When scientists on World War 2 discovered that some animals and creatures are ruled by their own body clock (which we now refer to as “biological clock”), a scientist named Jürgen Aschoff wondered if humans also had this kind of clock. In the 1960s, Aschoff, alongside his research partner Rütger Wever set up an experiment, to find out the answer to his question.
To study the inner workings of human biological clocks, Aschoff built a soundproof underground bunker in the foothills of a mountain deep in the Bavarian countryside, just up the road from the well-known beer-brewing monastery Kloster Andechs. Through a series of investigations that included 200 subjects and spanned two decades, Aschoff’s bunker experiments would become a pioneering study in the field of chronobiology, changing the way we think about time today.
Free of any watches, windows, or alarm clocks, participants spent several weeks living a timeless existence, away from any temporal cues or signals from external factors, known as “zeitgebers”—such as the Earth’s cycle of day and night—that might hint at what time it was outside. To test whether or not one person’s body clock can influence another, scientists investigated subjects both individually and in small groups.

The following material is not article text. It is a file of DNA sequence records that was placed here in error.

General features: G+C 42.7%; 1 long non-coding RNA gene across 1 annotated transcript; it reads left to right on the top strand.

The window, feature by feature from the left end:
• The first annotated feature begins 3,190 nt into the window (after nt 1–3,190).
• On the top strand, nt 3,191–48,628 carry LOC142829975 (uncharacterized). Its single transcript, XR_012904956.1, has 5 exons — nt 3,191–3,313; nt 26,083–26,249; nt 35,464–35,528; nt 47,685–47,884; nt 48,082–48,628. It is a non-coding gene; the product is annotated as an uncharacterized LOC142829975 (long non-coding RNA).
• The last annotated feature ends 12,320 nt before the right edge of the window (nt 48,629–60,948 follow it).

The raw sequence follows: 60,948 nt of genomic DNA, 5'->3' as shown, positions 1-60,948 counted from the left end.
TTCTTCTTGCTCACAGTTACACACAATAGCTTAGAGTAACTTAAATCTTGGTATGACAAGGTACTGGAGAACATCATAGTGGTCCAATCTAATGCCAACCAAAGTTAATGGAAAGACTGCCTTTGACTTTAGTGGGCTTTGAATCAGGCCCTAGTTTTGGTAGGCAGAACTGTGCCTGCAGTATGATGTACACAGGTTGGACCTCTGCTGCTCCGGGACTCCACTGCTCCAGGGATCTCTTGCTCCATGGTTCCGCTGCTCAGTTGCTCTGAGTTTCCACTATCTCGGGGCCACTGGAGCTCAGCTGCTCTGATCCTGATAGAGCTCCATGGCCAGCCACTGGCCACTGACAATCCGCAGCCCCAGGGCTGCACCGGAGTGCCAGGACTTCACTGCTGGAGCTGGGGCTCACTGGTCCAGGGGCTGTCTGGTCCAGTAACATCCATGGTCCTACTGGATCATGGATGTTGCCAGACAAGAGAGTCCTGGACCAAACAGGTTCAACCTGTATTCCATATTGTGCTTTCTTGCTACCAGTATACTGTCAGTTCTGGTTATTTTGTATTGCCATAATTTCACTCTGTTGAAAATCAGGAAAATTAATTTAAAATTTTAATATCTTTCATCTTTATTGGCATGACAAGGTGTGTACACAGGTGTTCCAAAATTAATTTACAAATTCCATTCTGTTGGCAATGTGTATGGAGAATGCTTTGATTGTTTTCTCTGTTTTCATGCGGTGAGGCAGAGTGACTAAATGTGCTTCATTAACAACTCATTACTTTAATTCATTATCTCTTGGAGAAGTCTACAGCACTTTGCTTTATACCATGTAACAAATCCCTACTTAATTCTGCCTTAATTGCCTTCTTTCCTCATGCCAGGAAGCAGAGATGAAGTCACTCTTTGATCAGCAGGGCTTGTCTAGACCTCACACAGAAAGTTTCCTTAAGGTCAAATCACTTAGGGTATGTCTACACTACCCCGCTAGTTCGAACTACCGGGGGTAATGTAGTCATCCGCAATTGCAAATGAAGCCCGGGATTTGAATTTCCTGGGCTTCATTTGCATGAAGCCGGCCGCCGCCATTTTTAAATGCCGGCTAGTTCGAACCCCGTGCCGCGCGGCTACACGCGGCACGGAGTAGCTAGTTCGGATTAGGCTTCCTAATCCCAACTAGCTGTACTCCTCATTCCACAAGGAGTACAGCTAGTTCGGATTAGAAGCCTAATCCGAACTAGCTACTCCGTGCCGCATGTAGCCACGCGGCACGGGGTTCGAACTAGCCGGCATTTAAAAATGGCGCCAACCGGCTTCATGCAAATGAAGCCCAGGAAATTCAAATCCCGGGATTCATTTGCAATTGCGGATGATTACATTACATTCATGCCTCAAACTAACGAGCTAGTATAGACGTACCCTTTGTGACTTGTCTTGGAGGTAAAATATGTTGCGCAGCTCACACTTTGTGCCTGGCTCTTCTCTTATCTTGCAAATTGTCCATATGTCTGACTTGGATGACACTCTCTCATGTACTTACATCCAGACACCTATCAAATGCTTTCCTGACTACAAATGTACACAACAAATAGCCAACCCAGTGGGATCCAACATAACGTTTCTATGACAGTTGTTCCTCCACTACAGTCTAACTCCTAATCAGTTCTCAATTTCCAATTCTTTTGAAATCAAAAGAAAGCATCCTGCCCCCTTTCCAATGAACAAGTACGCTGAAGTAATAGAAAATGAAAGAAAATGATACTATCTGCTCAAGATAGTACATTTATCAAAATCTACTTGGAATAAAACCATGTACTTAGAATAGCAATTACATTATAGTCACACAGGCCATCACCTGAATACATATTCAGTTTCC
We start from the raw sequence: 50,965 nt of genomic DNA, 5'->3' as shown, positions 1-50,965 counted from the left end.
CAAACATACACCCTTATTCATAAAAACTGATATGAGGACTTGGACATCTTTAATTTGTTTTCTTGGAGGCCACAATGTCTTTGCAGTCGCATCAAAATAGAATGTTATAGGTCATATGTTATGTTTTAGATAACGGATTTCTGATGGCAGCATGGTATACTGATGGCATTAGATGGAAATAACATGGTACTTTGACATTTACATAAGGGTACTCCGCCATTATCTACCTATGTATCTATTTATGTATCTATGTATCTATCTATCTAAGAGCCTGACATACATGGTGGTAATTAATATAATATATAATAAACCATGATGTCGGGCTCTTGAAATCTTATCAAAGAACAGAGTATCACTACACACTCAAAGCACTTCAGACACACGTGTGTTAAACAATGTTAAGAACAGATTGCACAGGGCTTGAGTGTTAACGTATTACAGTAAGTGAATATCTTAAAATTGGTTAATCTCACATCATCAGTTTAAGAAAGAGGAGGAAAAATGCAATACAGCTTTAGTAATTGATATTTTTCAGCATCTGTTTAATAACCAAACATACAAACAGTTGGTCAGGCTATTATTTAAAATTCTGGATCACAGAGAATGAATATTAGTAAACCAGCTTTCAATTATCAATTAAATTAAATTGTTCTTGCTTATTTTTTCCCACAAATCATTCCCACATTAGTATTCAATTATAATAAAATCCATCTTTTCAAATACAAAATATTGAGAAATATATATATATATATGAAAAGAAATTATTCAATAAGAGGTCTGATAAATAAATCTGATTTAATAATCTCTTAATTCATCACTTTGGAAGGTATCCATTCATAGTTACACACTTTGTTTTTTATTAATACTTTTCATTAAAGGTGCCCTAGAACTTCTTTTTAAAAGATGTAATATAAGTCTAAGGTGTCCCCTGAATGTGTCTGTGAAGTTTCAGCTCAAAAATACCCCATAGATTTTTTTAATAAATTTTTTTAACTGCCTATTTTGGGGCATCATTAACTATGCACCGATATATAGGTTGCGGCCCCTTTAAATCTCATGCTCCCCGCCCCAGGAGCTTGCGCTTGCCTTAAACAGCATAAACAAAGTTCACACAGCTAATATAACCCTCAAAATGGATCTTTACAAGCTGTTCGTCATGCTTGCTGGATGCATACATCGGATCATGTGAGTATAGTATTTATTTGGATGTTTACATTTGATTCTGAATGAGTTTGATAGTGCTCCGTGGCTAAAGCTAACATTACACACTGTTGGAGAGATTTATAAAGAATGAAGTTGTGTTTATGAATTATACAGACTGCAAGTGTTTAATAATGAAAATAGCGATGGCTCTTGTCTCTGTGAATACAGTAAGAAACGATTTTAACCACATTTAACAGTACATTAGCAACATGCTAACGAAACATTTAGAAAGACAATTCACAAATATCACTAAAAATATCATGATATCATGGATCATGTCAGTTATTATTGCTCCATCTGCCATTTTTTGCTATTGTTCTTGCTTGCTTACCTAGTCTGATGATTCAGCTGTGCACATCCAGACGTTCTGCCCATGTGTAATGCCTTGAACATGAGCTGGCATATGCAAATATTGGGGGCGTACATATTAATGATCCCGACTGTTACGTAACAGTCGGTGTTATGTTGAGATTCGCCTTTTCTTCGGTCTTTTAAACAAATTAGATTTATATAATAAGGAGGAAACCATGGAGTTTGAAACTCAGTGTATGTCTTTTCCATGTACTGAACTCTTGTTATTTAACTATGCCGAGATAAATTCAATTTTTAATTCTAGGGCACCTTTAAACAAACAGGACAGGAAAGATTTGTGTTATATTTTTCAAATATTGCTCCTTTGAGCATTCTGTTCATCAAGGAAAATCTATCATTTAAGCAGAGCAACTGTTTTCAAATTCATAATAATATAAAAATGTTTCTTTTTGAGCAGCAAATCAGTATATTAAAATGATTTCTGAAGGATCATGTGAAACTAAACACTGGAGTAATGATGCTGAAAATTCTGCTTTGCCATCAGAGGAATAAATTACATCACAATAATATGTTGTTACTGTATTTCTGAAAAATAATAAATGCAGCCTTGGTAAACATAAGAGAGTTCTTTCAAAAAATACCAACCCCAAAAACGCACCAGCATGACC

During the whole experiment, all of the participants lost track of time.
Thanks to this particular study as well as the succeeding ones, we now know that there are three clocks that govern how we perceive “time” — the body clock, the solar clock, and the social clock.
More details about this timeless study over at JSTOR Daily.
(Image Credit: Pixabay)